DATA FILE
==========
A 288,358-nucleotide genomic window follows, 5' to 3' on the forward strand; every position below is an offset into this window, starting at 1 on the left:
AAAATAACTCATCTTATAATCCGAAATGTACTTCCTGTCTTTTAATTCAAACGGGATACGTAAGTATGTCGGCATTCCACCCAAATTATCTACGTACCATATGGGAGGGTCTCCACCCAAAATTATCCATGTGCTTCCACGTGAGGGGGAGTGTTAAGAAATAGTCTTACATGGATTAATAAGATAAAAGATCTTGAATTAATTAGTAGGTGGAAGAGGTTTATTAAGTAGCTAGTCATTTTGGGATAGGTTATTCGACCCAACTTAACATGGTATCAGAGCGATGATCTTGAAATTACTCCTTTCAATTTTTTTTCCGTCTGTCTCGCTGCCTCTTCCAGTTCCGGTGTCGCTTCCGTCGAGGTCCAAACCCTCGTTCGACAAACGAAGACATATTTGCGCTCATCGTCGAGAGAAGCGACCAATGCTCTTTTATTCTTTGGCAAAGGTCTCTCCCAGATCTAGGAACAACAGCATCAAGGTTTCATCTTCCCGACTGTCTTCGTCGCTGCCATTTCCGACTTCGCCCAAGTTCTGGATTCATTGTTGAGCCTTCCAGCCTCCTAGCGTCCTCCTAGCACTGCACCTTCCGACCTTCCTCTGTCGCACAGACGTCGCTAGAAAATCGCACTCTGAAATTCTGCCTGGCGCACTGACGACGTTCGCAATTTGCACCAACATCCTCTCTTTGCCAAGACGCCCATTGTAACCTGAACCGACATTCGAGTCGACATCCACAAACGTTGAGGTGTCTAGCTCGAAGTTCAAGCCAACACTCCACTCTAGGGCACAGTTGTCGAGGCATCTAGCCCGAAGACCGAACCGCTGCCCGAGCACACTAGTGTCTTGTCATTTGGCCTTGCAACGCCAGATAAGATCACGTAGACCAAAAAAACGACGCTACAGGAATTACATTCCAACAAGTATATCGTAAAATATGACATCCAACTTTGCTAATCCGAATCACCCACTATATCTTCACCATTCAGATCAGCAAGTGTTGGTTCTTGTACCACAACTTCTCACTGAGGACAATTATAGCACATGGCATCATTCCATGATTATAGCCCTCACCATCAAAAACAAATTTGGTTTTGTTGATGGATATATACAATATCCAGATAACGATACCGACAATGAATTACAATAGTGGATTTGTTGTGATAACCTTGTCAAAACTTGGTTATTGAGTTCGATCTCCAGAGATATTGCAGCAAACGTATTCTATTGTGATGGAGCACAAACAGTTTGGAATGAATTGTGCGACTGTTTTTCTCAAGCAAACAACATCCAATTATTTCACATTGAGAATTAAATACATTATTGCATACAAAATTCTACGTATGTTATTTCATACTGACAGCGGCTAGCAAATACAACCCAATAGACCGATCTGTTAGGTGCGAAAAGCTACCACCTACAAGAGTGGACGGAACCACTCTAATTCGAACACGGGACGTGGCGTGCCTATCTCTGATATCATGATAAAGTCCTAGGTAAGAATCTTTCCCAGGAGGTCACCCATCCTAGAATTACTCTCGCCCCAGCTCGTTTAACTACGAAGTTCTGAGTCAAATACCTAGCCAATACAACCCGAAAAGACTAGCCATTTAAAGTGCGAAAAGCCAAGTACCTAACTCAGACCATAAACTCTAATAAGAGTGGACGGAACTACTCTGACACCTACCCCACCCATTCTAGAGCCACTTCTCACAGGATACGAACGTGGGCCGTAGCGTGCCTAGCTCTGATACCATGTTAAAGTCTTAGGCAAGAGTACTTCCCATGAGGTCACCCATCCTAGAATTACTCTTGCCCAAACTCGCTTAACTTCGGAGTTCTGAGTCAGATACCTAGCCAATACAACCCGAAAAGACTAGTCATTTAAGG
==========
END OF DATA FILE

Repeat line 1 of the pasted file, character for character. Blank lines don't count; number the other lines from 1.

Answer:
A 288,358-nucleotide genomic window follows, 5' to 3' on the forward strand; every position below is an offset into this window, starting at 1 on the left: